Few tech devices are more essential to the smooth functioning of your law firm (or your home) than your broadband router. But most of us pay insufficient attention to router performance or settle to the generally crappy performance of the combination modem/router device supplied by (and often rented from) our Internet Service Provider, typically the local cable TV or telephone company. You can do better.
Many of us purchased a Linksys (aka Cisco), Netgear, D-Link, Belkin, or other major-brand router several years ago, installed it (or had someone install it for us), and then forgot about it. That is usually a mistake. First, router technology evolves over time. Todays routers are many times faster than those of just a few years ago. Also, there are performance and security patches released on a semi-regular basis for most popular routers. And routers, many of which are stuffed into server closets or crammed onto crowded shelves, generate heat and, without proper cooling, can underperform or even fail after a few years. A sizeable percentage of small law office and home computer users suffer Internet slowdowns and network connectivity issues because their old router is wearing out or is simply obsolete.
Fortunately, a new top-performing Wi-Fi router is inexpensive, so long as you look beyond the better-known brands. The Wirecutter web site, a great source for tech product recommendations, picks the lesser-known TP-Link TL-WDR3600 as the best cheap router. It has great performance that is currently selling for just $50 at Amazon. If you can spend a bit more and want near state of the art performance, The Wirecutter recommends another TP-Link model, the Archer C7, which sells for $90 on Amazon. The Archer C7 is the router I use to handle the Internet connection for my virtual appellate practice where Internet connectively is essential to everything I do.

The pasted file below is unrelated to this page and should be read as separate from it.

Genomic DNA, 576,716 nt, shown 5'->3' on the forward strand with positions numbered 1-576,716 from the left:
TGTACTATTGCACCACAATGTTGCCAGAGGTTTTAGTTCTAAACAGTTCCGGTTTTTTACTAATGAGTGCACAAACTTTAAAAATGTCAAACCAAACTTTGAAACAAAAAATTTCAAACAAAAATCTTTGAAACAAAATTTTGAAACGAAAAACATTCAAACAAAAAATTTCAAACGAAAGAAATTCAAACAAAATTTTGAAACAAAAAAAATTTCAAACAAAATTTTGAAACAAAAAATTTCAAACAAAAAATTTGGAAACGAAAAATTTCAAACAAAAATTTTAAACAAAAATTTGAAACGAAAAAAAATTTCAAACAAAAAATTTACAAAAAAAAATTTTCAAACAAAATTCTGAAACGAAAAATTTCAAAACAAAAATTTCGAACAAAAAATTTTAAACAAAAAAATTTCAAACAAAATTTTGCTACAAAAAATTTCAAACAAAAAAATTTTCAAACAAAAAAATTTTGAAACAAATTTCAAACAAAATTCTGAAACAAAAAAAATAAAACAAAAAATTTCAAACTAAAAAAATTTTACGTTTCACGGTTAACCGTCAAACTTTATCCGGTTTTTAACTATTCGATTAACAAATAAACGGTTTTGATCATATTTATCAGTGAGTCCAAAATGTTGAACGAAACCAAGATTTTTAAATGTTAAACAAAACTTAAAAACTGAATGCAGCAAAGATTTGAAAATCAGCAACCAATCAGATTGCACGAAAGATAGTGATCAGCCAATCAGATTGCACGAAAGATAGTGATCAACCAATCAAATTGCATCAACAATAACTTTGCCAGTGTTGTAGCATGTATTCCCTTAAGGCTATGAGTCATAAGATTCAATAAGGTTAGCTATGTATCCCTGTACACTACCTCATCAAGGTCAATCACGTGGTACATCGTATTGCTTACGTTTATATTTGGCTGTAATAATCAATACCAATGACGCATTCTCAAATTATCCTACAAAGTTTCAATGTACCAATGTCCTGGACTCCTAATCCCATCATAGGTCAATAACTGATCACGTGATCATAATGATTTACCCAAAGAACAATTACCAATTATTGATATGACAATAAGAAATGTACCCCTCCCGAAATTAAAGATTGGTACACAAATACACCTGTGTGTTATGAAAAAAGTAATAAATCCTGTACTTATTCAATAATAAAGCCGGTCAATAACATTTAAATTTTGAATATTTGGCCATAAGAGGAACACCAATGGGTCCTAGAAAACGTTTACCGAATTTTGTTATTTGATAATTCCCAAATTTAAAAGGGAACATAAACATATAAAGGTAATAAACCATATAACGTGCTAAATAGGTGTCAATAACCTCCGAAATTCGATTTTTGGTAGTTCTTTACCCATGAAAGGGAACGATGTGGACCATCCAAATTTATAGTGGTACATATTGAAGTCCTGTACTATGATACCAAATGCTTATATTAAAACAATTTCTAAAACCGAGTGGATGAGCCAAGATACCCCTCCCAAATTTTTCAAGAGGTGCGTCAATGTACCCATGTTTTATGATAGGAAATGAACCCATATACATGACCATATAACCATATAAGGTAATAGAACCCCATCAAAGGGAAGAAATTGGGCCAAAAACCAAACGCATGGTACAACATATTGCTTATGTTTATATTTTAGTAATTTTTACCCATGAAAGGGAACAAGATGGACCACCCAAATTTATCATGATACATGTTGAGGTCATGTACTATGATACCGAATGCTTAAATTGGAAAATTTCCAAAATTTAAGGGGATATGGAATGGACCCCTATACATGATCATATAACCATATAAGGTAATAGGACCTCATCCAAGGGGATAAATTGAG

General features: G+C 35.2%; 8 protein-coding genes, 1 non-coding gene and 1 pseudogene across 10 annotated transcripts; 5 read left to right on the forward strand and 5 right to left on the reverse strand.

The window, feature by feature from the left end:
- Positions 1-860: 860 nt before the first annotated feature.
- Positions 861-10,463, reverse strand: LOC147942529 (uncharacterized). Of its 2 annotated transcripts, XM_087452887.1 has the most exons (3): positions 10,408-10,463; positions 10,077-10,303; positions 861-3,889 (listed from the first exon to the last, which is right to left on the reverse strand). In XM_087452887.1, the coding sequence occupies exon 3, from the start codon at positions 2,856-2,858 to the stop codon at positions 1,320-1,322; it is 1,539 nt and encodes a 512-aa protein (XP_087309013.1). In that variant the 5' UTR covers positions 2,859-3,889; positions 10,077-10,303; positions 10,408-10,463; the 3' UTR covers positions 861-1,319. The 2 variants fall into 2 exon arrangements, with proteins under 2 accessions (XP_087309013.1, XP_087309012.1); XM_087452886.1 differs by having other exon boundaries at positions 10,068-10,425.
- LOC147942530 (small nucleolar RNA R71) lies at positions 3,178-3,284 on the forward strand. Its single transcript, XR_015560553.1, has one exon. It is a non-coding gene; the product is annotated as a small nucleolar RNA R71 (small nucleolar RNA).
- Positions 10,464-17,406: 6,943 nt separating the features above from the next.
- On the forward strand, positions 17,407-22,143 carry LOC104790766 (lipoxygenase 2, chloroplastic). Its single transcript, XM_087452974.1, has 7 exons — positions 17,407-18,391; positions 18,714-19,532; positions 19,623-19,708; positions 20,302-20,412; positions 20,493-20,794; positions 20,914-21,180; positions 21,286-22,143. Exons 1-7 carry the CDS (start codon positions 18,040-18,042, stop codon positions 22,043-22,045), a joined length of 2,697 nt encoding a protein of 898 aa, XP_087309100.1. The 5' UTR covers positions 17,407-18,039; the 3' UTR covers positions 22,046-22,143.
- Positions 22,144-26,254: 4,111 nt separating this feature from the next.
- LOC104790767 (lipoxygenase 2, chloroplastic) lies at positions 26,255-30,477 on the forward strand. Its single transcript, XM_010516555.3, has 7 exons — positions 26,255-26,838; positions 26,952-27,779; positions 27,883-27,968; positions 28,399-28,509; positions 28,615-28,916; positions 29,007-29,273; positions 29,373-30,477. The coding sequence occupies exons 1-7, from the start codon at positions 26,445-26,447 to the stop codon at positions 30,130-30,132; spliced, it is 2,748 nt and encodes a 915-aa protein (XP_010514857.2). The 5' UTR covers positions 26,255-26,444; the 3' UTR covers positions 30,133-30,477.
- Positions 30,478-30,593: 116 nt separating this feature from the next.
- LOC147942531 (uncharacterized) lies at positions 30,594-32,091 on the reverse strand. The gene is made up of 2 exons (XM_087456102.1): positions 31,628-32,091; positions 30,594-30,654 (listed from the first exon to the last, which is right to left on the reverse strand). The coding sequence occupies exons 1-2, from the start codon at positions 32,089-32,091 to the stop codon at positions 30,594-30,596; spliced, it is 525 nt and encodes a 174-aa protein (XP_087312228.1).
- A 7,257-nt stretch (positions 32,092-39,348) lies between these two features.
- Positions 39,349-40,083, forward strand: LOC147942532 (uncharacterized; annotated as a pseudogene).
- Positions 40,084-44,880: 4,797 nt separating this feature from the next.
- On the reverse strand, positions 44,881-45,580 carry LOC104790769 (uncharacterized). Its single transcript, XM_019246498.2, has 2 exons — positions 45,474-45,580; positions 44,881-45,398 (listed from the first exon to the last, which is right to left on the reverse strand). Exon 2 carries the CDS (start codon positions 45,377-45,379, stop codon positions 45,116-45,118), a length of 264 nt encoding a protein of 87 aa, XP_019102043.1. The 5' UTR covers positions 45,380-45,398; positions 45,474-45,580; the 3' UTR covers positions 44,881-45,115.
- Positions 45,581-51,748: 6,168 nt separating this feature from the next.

The Wirecutter recommends you buy a new router if your existing router was is more than a few years old or if you are using an ISP-provided router or router/modem combination model. You still need a modem, but fortunately you or your ISP (if you ask them nicely) can put your combination unit into "bridge mode" so you are using only its model featuers while your speedy new router routes the Internet to all of your wired and wireless devices.